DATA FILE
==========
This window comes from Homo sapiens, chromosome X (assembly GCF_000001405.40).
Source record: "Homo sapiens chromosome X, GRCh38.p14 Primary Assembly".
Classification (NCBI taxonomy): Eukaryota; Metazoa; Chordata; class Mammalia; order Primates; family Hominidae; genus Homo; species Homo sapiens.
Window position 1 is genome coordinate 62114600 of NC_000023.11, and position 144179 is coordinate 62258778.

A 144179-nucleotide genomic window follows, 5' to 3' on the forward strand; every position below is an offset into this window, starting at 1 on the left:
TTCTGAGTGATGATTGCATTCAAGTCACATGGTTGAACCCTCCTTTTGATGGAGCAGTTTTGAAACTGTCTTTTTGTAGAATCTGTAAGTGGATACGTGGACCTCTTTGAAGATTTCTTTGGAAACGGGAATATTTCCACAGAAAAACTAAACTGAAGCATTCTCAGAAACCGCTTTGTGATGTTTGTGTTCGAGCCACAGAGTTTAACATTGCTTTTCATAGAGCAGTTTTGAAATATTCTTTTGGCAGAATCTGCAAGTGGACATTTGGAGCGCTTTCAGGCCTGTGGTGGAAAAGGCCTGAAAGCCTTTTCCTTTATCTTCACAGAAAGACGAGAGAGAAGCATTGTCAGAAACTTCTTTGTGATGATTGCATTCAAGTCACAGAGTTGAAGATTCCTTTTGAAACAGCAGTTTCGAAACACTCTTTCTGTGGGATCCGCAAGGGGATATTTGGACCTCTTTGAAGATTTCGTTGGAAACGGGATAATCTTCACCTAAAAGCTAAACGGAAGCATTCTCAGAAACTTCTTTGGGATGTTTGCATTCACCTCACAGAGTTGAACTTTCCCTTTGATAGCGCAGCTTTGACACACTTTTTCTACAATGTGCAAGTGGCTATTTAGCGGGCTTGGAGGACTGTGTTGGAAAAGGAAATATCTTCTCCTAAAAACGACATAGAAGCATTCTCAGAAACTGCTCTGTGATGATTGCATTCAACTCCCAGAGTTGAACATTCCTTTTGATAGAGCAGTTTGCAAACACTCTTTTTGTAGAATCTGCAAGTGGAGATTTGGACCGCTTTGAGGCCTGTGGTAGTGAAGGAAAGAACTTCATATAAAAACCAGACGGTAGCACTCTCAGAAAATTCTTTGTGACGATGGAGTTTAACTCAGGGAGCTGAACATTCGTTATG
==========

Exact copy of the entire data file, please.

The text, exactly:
This window comes from Homo sapiens, chromosome X (assembly GCF_000001405.40).
Source record: "Homo sapiens chromosome X, GRCh38.p14 Primary Assembly".
Classification (NCBI taxonomy): Eukaryota; Metazoa; Chordata; class Mammalia; order Primates; family Hominidae; genus Homo; species Homo sapiens.
Window position 1 is genome coordinate 62114600 of NC_000023.11, and position 144179 is coordinate 62258778.

A 144179-nucleotide genomic window follows, 5' to 3' on the forward strand; every position below is an offset into this window, starting at 1 on the left:
TTCTGAGTGATGATTGCATTCAAGTCACATGGTTGAACCCTCCTTTTGATGGAGCAGTTTTGAAACTGTCTTTTTGTAGAATCTGTAAGTGGATACGTGGACCTCTTTGAAGATTTCTTTGGAAACGGGAATATTTCCACAGAAAAACTAAACTGAAGCATTCTCAGAAACCGCTTTGTGATGTTTGTGTTCGAGCCACAGAGTTTAACATTGCTTTTCATAGAGCAGTTTTGAAATATTCTTTTGGCAGAATCTGCAAGTGGACATTTGGAGCGCTTTCAGGCCTGTGGTGGAAAAGGCCTGAAAGCCTTTTCCTTTATCTTCACAGAAAGACGAGAGAGAAGCATTGTCAGAAACTTCTTTGTGATGATTGCATTCAAGTCACAGAGTTGAAGATTCCTTTTGAAACAGCAGTTTCGAAACACTCTTTCTGTGGGATCCGCAAGGGGATATTTGGACCTCTTTGAAGATTTCGTTGGAAACGGGATAATCTTCACCTAAAAGCTAAACGGAAGCATTCTCAGAAACTTCTTTGGGATGTTTGCATTCACCTCACAGAGTTGAACTTTCCCTTTGATAGCGCAGCTTTGACACACTTTTTCTACAATGTGCAAGTGGCTATTTAGCGGGCTTGGAGGACTGTGTTGGAAAAGGAAATATCTTCTCCTAAAAACGACATAGAAGCATTCTCAGAAACTGCTCTGTGATGATTGCATTCAACTCCCAGAGTTGAACATTCCTTTTGATAGAGCAGTTTGCAAACACTCTTTTTGTAGAATCTGCAAGTGGAGATTTGGACCGCTTTGAGGCCTGTGGTAGTGAAGGAAAGAACTTCATATAAAAACCAGACGGTAGCACTCTCAGAAAATTCTTTGTGACGATGGAGTTTAACTCAGGGAGCTGAACATTCGTTATG